Monday, August 28, 2017

For Goblins Do The Bells Toll - A Look At The Goblins Of Bellwater by Molly Ringle.

The Goblins of BellwaterThe Goblins of Bellwater by Molly Ringle

My rating: 5 of 5 stars

Most people have no idea goblins live in the woods around the small town of Bellwater, Washington. But some are about to find out. 

Skye, a young barista and artist, falls victim to a goblin curse in the forest one winter night, rendering her depressed and silenced, unable to speak of what happened. Her older sister, Livy, is at wit’s end trying to understand what’s wrong with her. Local mechanic Kit would know, but he doesn't talk of such things: he’s the human liaison for the goblin tribe, a job he keeps secret and never wanted, thrust on him by an ancient family contract.

Unaware of what’s happened to Skye, Kit starts dating Livy, trying to keep it casual to protect her from the attention of the goblins. Meanwhile, unbeknownst to Kit, Skye draws his cousin Grady into the spell through an enchanted kiss in the woods, dooming Grady and Skye both to become goblins and disappear from humankind forever.

It’s a midwinter night’s enchantment as Livy, the only one untainted by a spell, sets out to save them on a dangerous magical path of her own.

I had the opportunity to read an early version of The Goblins Of Bellwater by Molly and this forms the basis for my review.

The Goblins Of Bellwater, in many ways, marks a significant left turn for Molly Ringle after the rather epic Chrysomelia Stories. True to her talents as a story teller, and a nimble one at that, Molly Ringle returns with a one shot novel that, it could be argued, packs just as powerful a punch as her re-imagining of the Persephone mythology.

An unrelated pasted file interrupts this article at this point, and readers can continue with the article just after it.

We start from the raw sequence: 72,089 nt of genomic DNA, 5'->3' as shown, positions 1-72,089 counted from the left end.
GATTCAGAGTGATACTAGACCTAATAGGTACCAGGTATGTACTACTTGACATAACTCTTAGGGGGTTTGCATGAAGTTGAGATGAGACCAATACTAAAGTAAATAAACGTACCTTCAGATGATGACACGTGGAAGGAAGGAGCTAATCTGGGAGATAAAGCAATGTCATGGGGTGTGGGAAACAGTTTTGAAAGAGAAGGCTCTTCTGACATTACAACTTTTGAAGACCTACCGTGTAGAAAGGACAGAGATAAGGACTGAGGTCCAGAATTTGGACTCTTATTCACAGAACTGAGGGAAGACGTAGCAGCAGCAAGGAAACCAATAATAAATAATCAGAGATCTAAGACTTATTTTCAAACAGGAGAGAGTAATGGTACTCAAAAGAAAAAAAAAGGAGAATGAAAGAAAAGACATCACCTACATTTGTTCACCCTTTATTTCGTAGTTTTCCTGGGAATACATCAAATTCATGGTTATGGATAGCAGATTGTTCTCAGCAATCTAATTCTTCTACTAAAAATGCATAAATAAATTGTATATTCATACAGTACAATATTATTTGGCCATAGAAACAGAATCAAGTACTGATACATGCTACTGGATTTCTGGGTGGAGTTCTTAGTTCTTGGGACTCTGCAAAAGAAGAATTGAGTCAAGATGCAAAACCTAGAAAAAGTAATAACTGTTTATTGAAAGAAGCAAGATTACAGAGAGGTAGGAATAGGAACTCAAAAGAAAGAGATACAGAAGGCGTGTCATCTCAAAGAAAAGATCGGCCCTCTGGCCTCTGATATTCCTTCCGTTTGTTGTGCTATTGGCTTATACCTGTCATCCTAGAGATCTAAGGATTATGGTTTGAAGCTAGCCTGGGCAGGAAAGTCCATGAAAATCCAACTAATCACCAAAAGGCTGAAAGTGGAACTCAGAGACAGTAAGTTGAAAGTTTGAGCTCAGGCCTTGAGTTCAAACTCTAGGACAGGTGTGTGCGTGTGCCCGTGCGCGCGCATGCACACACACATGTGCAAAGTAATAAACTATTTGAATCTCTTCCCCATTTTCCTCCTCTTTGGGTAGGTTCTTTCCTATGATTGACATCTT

Taking inspiration from the works of Christina Rossetti and the visual genius of Brian Froud, The Goblins Of Bellwater offers a fantastical premise, complete with an ancient curse and a hidden population of goblins, which Molly injects seamlessly into a contemporary Pacific North West setting.

The balancing act from the very beginning of this story is perfect and, through the character of Skye - the victim of that curse - we are invested, experiencing her terror and helplessness as she endures it from behind a veil. Likewise, her sister Livy is a vividly drawn character, struggling to cope with something she interprets as something far removed from dark magic, but a something that is no less frightening. Into the mix, comes Kit, an unwilling witness to the machinations of the Goblins, while his cousin Grady, who falls for Skye in the midst of her ordeal, is unwittingly drawn into a conflict that threatens both his and Skye's very existence. Livy's trajectory in the story is, perhaps, the most compelling as it is she who has to find courage and the resources to confront this ages old curse as well as a tribe of beings who have only ever existed in imagination.

The Pacific Northwest, once again, leaps from the page in all its color and life and vibrancy, and I had no trouble immersing myself in a place that I can see is very special to Ringle. And, as she did with her Chrysomelia Stories, Ringle takes an established mythology and turns it on its head, resulting in fresh storytelling that crackles anew and surprises and delights.

The Goblins Of Bellwater is Molly Ringle at her fantastical finest.

The Goblins Of Bellwater hits bookshelves on October 1st 2017.

Molly Ringle (image credit: the author).

Molly Ringle was one of the quiet, weird kids in school, and is now one of the quiet, weird writers of the world. 

She likes thinking up innovative romantic obstacles and mixing them with topics like Greek mythology, ghost stories, fairy tales, or regular-world scandalous gossip. She's into mild rainy climates, gardens, '80s new wave music, chocolate, tea, and perfume (or really anything that smells good). 

She has lived in the Pacific Northwest most of her life, aside from grad school in California and one work-abroad season in Edinburgh in the 1990s. (She's also really into the U.K., though has a love/stress relationship with travel.) She currently lives in Seattle with her husband, kids, guinea pigs, and a lot of moss.


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